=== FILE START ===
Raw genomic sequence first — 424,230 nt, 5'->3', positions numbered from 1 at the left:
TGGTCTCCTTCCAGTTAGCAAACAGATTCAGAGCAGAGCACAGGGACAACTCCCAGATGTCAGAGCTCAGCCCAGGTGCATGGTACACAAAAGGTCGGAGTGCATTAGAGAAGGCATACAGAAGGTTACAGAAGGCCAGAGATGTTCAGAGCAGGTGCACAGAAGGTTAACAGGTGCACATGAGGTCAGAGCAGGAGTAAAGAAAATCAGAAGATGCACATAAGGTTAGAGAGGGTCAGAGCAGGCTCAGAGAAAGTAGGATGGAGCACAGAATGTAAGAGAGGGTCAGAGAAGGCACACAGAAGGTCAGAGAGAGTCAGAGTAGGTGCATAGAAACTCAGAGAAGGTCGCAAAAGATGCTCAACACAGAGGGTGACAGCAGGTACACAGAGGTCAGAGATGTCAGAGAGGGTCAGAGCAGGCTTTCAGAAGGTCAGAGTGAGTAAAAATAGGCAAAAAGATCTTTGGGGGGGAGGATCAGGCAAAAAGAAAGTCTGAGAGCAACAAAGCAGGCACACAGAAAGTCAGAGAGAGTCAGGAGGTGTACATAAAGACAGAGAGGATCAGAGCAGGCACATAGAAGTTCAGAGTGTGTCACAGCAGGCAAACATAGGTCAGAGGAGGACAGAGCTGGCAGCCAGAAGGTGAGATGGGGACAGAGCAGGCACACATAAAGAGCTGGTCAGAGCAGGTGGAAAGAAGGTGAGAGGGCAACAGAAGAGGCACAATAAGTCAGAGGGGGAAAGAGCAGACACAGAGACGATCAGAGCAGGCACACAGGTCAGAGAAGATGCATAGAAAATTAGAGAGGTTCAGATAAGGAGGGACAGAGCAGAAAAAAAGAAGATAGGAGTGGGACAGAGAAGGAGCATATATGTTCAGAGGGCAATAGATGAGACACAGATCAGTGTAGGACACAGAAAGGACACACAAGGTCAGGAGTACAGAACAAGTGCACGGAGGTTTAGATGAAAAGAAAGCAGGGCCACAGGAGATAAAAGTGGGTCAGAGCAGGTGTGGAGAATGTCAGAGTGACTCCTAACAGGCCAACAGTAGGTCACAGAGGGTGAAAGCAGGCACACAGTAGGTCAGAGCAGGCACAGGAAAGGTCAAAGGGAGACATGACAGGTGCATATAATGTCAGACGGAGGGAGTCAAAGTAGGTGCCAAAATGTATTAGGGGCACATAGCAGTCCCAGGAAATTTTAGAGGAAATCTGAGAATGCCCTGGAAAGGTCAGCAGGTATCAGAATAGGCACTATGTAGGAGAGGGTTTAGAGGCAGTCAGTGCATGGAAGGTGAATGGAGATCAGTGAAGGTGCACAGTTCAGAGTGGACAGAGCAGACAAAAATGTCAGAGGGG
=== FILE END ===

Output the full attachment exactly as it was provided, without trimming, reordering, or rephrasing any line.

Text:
Raw genomic sequence first — 424,230 nt, 5'->3', positions numbered from 1 at the left:
TGGTCTCCTTCCAGTTAGCAAACAGATTCAGAGCAGAGCACAGGGACAACTCCCAGATGTCAGAGCTCAGCCCAGGTGCATGGTACACAAAAGGTCGGAGTGCATTAGAGAAGGCATACAGAAGGTTACAGAAGGCCAGAGATGTTCAGAGCAGGTGCACAGAAGGTTAACAGGTGCACATGAGGTCAGAGCAGGAGTAAAGAAAATCAGAAGATGCACATAAGGTTAGAGAGGGTCAGAGCAGGCTCAGAGAAAGTAGGATGGAGCACAGAATGTAAGAGAGGGTCAGAGAAGGCACACAGAAGGTCAGAGAGAGTCAGAGTAGGTGCATAGAAACTCAGAGAAGGTCGCAAAAGATGCTCAACACAGAGGGTGACAGCAGGTACACAGAGGTCAGAGATGTCAGAGAGGGTCAGAGCAGGCTTTCAGAAGGTCAGAGTGAGTAAAAATAGGCAAAAAGATCTTTGGGGGGGAGGATCAGGCAAAAAGAAAGTCTGAGAGCAACAAAGCAGGCACACAGAAAGTCAGAGAGAGTCAGGAGGTGTACATAAAGACAGAGAGGATCAGAGCAGGCACATAGAAGTTCAGAGTGTGTCACAGCAGGCAAACATAGGTCAGAGGAGGACAGAGCTGGCAGCCAGAAGGTGAGATGGGGACAGAGCAGGCACACATAAAGAGCTGGTCAGAGCAGGTGGAAAGAAGGTGAGAGGGCAACAGAAGAGGCACAATAAGTCAGAGGGGGAAAGAGCAGACACAGAGACGATCAGAGCAGGCACACAGGTCAGAGAAGATGCATAGAAAATTAGAGAGGTTCAGATAAGGAGGGACAGAGCAGAAAAAAAGAAGATAGGAGTGGGACAGAGAAGGAGCATATATGTTCAGAGGGCAATAGATGAGACACAGATCAGTGTAGGACACAGAAAGGACACACAAGGTCAGGAGTACAGAACAAGTGCACGGAGGTTTAGATGAAAAGAAAGCAGGGCCACAGGAGATAAAAGTGGGTCAGAGCAGGTGTGGAGAATGTCAGAGTGACTCCTAACAGGCCAACAGTAGGTCACAGAGGGTGAAAGCAGGCACACAGTAGGTCAGAGCAGGCACAGGAAAGGTCAAAGGGAGACATGACAGGTGCATATAATGTCAGACGGAGGGAGTCAAAGTAGGTGCCAAAATGTATTAGGGGCACATAGCAGTCCCAGGAAATTTTAGAGGAAATCTGAGAATGCCCTGGAAAGGTCAGCAGGTATCAGAATAGGCACTATGTAGGAGAGGGTTTAGAGGCAGTCAGTGCATGGAAGGTGAATGGAGATCAGTGAAGGTGCACAGTTCAGAGTGGACAGAGCAGACAAAAATGTCAGAGGGG